The Dutch infrastructure and its components

According to the Dutch Central Bureau of Statistics (CBS), the Netherlands has around 140 thousand kilometers of paved roads, 6.3 thousand kilometers of waterways, 3.2 thousand kilometers of railways, and 38 thousand kilometers of cycle paths. This includes a total of more than 186 thousand kilometers of traffic infrastructure, which equals nearly 11 meters per inhabitant. On average, a Dutch person lives 1.8 kilometers from a highway or main road and 5.2 kilometers from a train station.[11] Next to that, the infrastructure consists of objects such as locks, bridges, and tunnels. This infrastructure actually underpinsDutch society and the economy. And whilst the existing infrastructure is aging, it is being used more and more intensively at the same time. That is why the Dutch are working on optimal assessment, maintenance, and replacement of infrastructure in the Netherlands. Some interesting figures are, for example, the amount of money it costs the Dutch government to maintain all existing infrastructure, which is around 6 billion euros annually. Thankfully for the government, all Dutch citizens that own a car are legally obliged to pay ‘road-taxes’ on a quarterly basis, which can be used to maintain roads and other infrastructural components.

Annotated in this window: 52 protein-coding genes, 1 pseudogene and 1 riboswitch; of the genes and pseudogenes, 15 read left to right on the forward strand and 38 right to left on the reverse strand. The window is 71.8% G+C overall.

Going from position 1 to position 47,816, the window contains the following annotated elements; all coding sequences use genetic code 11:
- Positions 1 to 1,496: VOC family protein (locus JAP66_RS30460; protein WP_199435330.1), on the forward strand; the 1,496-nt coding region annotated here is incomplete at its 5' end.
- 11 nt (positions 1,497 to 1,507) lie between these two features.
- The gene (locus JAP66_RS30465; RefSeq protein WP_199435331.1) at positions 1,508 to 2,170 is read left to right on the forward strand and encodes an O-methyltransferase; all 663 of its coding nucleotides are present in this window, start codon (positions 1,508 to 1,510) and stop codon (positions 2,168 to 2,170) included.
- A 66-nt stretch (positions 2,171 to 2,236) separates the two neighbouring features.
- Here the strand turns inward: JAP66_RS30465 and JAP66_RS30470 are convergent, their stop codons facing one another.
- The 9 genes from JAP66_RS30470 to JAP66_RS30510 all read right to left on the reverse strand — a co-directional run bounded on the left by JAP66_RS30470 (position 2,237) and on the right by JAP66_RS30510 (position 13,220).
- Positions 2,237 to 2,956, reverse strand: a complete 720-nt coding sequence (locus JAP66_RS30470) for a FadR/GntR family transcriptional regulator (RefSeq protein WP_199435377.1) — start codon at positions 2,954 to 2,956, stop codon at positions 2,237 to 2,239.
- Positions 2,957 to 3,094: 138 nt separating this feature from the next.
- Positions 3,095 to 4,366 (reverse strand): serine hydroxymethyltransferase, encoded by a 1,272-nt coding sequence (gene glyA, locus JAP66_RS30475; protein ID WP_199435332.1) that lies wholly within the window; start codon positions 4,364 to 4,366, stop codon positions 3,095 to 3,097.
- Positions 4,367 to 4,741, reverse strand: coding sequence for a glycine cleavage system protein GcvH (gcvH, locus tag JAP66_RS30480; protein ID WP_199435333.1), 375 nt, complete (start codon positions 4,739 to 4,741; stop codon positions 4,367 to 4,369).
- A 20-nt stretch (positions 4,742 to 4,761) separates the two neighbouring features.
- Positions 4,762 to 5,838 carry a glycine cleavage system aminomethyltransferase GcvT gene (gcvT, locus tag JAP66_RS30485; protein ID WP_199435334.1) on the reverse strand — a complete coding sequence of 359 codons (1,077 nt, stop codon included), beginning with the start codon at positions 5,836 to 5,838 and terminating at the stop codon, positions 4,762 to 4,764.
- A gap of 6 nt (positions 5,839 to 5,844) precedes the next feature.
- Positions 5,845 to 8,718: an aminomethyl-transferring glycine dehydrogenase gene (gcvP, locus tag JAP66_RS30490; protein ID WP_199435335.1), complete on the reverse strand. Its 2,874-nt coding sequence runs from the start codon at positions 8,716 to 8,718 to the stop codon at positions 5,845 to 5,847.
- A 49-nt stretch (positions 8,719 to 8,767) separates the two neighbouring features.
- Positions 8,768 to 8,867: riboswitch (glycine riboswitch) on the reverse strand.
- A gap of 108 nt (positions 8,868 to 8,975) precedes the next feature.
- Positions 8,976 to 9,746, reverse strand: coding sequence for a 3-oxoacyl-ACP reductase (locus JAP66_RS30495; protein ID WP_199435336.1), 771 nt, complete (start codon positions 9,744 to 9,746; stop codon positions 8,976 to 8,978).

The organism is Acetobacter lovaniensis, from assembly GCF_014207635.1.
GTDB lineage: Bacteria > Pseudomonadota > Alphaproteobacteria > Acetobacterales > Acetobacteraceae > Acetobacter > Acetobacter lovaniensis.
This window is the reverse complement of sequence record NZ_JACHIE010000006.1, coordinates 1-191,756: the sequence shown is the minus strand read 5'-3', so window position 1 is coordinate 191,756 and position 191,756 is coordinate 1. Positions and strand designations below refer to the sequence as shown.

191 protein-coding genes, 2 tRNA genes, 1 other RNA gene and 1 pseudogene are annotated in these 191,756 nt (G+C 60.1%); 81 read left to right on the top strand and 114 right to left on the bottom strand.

The choice to repair, renovate, or replace a part of the infrastructure largely depends on the condition of the infrastructureand also on the extent to which the roads are used. Logically, roads that are used more often also require more maintenance. The Dutch are working on innovative technologies to assess the existing infrastructure in the Netherlands and better maintain and replace it. The Dutch government is extremely committed to the accessibility of the entire country. The transport and logistics sectors are of huge economic importance to the Netherlands. A solid infrastructure is needed for basic activities such as getting to work, visiting family, or accessing education. The Dutch infrastructure is therefore well-maintained, of high quality, climate-adaptive, and fits together seamlessly. Topics such as safety, an eye for new developments, and sustainability are important. Continued investment in infrastructure and associated bottlenecks is thus essential and should be acted upon when necessary.[12]

How the Dutch analyze, prevent, and solve infrastructural risks